|Using IRAC method analyze and discuss the issue below:
Jones was the attorney for the Town of Smithville. He filed a defamation lawsuit against a newspaper that served the Smithville area and against the writer of that newspaper’s Town Crier column. Jones based his case on statements that appeared in the column. The writer of the column referred to Jones as a “political hatchet man” and as “one of the biggest powers behind the throne in local government.” The writer also asserted that “Jones pulls the strings” and raised the question whether Jones was “leading Smithville to destruction.” What arguments should the defendants make in an effort to avoid defamation liability? Should Jones win his case?
Include two scholarly sources
The issue is whether Town Crier and the Smithville newspaper used defamatory words towards Jones when they referred to him as a political hatchet man, responsible for pulling strings and one of the “biggest” powers behind the throne in local government.
Defamation is a statement that injures the reputation of another individual and includes libel (written) and slander (spoken) (Reisman, 2022). To prove prima facie defamation, the plaintiff must show four things: The statements made were false; the publication or communication was to a third person; there was fault amounting to at least negligence; the subject of the defamation suffered damages or some harm (Berkelman, 2021). For a publicly-known figure to succeed in a defamation claim, they must show that the false defaming statement was said with actual malice, that is, “with knowledge that it was false or with reckless disregard of whether it was false or not” (Schultz & Vile, 2005, p. 7). There are three defenses to defamation lawsuits; complete defense, absolute privilege, and qualified privilege. The First Amendment protects newspaper’s statements about public officials’ conduct unless “actual malice” was involved.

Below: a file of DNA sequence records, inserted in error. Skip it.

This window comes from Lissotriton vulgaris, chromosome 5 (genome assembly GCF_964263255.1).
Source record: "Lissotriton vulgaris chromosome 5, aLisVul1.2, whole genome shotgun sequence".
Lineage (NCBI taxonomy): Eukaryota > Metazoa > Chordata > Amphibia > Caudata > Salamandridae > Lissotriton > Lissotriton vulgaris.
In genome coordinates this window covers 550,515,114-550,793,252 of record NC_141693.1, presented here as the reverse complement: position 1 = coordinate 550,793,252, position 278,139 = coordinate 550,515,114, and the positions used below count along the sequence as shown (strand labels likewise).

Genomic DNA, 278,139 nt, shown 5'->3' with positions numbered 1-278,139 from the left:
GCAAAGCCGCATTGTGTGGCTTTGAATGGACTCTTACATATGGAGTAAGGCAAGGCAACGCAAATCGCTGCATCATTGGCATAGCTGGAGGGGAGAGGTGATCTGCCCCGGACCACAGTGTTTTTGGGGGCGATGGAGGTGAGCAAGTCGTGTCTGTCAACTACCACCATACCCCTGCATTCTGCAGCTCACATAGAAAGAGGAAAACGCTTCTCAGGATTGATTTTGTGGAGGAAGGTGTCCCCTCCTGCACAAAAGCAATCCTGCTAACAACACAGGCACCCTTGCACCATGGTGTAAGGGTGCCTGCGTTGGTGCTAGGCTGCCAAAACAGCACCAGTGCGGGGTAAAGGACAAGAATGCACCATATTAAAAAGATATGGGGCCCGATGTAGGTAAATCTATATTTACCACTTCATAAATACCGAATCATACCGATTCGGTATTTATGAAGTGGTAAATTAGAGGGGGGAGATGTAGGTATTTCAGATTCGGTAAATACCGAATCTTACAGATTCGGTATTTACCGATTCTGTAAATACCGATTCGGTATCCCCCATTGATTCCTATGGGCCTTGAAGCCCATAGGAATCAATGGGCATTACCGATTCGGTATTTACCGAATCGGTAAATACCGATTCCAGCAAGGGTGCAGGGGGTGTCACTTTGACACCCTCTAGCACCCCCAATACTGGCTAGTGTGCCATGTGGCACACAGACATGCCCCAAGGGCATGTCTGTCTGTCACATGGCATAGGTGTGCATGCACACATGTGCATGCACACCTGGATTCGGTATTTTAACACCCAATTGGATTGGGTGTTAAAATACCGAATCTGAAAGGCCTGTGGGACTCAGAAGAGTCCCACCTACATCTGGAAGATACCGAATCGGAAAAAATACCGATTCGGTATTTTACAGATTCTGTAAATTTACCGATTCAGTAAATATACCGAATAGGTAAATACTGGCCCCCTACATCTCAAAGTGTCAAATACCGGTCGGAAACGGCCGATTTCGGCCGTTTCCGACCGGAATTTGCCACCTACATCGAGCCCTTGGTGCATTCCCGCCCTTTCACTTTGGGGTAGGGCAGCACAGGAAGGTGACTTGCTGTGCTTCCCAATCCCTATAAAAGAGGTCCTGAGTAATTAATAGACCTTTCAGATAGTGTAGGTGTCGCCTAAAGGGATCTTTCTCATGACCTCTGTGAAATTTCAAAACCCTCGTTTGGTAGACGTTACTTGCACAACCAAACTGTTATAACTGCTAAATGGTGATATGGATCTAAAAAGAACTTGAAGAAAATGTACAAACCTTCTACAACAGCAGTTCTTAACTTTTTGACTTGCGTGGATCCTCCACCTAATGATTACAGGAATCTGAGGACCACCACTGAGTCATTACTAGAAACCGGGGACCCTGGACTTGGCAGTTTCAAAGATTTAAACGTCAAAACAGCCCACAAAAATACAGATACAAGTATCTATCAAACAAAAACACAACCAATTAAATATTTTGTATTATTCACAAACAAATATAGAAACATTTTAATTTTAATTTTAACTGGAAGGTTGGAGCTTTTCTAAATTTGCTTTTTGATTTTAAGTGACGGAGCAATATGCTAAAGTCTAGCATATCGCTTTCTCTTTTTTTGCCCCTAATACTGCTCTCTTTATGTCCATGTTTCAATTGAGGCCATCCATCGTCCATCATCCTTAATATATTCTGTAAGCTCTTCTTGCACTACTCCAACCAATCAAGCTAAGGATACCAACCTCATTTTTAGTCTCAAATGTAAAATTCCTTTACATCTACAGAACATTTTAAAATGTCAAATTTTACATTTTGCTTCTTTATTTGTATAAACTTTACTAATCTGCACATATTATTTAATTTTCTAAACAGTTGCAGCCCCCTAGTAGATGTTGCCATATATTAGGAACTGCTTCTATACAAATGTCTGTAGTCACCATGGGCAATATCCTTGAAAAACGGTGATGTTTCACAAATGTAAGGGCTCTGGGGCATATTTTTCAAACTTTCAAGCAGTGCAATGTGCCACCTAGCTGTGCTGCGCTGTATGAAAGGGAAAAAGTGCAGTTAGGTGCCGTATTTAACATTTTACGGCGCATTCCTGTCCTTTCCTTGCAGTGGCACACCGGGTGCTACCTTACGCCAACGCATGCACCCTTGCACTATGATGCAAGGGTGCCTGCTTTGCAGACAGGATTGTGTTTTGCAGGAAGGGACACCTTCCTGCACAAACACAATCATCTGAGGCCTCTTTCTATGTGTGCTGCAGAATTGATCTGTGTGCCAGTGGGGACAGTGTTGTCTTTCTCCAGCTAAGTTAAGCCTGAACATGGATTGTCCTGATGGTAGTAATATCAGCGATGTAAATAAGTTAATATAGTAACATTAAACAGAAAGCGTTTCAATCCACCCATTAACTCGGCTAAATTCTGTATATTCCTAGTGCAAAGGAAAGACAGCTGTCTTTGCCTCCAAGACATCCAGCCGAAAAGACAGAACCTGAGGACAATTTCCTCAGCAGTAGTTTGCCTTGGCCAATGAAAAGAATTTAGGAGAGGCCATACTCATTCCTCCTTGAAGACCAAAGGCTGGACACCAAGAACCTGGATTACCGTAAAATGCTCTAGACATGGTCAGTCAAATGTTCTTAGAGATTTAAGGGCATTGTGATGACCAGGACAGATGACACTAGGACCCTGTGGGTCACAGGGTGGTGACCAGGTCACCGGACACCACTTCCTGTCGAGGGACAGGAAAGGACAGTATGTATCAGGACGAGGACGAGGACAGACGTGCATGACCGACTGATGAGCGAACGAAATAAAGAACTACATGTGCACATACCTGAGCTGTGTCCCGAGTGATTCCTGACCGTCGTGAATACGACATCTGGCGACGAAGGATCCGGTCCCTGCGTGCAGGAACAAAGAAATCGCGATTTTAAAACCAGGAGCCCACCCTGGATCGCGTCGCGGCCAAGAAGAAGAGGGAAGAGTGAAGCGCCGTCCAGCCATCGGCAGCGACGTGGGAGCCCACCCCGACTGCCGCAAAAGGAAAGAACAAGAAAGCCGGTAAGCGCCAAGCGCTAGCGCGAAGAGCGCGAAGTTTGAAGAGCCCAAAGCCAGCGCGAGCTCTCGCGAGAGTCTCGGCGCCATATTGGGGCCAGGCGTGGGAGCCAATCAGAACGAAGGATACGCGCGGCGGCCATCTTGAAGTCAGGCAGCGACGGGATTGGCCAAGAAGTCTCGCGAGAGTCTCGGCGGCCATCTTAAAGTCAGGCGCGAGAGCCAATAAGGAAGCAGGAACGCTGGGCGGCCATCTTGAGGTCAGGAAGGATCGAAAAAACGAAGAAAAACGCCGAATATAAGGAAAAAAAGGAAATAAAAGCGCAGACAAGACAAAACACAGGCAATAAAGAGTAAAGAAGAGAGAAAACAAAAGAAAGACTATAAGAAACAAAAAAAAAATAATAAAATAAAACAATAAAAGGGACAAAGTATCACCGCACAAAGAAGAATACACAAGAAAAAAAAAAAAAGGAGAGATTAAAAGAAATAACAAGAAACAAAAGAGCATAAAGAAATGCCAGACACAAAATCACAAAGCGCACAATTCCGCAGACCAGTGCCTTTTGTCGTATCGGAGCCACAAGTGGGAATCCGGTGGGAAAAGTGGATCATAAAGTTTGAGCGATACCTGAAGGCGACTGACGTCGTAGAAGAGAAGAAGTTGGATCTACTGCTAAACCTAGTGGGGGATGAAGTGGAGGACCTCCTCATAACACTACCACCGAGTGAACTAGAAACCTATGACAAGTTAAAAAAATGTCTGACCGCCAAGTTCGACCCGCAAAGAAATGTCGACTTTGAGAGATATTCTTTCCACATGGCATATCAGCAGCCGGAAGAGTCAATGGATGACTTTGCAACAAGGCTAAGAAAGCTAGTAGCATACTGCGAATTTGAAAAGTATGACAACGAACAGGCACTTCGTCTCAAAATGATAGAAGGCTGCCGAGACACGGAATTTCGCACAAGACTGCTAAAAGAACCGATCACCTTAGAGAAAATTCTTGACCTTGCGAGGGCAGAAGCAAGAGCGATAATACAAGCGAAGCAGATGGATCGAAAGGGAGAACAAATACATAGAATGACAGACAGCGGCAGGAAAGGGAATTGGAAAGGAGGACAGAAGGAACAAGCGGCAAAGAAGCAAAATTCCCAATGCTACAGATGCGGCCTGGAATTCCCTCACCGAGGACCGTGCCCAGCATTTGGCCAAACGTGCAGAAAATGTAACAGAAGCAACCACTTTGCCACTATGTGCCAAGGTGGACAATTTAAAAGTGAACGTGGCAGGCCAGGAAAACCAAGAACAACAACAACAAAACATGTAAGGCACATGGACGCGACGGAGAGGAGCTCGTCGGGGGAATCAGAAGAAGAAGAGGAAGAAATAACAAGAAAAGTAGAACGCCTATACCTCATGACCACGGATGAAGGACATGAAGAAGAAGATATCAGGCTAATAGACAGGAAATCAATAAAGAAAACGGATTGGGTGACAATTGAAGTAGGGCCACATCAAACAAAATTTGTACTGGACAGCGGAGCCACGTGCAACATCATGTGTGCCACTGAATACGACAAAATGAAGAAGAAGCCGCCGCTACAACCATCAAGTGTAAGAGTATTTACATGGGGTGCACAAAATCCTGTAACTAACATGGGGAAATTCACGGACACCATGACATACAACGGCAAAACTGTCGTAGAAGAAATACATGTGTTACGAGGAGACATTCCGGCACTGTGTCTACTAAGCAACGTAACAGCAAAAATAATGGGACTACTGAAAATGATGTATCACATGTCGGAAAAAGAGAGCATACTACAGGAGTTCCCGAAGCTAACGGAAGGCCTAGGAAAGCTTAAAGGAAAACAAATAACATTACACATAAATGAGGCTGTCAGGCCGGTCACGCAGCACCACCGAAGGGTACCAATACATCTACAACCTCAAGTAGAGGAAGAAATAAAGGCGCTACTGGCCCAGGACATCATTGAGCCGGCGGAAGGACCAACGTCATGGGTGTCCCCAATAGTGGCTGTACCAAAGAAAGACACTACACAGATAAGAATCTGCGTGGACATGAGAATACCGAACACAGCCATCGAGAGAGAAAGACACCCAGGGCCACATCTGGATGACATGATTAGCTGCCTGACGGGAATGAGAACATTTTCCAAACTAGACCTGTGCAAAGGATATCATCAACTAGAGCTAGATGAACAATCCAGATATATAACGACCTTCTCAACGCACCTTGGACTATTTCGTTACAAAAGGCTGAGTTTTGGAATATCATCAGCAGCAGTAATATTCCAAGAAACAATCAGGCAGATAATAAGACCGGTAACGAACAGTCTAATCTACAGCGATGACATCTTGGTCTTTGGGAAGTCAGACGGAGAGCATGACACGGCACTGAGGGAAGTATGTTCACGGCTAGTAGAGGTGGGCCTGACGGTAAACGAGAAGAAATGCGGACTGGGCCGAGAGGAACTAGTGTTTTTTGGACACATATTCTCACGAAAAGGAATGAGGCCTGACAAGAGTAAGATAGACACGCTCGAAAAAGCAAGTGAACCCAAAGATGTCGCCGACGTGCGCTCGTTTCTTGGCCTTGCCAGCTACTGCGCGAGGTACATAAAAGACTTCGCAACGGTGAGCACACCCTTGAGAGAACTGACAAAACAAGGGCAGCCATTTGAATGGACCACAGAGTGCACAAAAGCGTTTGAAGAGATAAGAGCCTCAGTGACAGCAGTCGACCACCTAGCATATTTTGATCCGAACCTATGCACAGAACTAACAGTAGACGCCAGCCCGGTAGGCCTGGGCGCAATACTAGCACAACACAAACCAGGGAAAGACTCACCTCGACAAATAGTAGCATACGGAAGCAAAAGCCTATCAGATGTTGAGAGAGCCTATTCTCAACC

As an attorney for the Town of Smithville, Jones is a public figure. Town Crier had that privilege, according to the First Amendment, to criticize the plaintiff because he is a public figure. In proving a prima facie case, Jones would find it hard to substantiate that the terms “a political hatchet man,” “one of the biggest powers behind the throne…” and the one that “pulls the strings” were false. The defendants can argue that the question of whether Jones was “leading Smithville to destruction” was an opinion because it is allowed on public figures. The defendants can also claim that the statement was a matter of public interest and that they reasonably believed publishing them was in the Smithville town’s public interest.
The defendants made their statements against a public figure in Smithville, which was in the public interest. The writer’s question on whether Jones was leading the town to destruction was an opinion, neither false nor true. The First Amendment allows such statements if directed to public figures unless Jones can establish “actual malice.” Jones should not win this case because it is not possible to prove actual malice in the terms “power,” “hatchet,” and “pulls the strings,” or in the question of whether Jones is leading the town to destruction.
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Berkelman, N. (2021). First Amendment Protections for Anonymous & Defamatory Internet Posts. NDL Rev., 96, 381.
Reisman, N. R. (2022). Commentary on: Fake News, Defamation, and Online Reviews and Their Potential Devastating Consequences for Aesthetic Plastic Surgeons. Aesthetic Surgery Journal.
Schultz, D. A., & Vile, J. R. (2005). The encyclopedia of civil liberties in America. Sharpe Reference.
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Editorial Team. (2023, May 18). Town of Smithville vs. Smithville Newspaper. Help Write An Essay. Retrieved from https://www.helpwriteanessay.com/blog/town-of-smithville-vs-smithville-newspaper/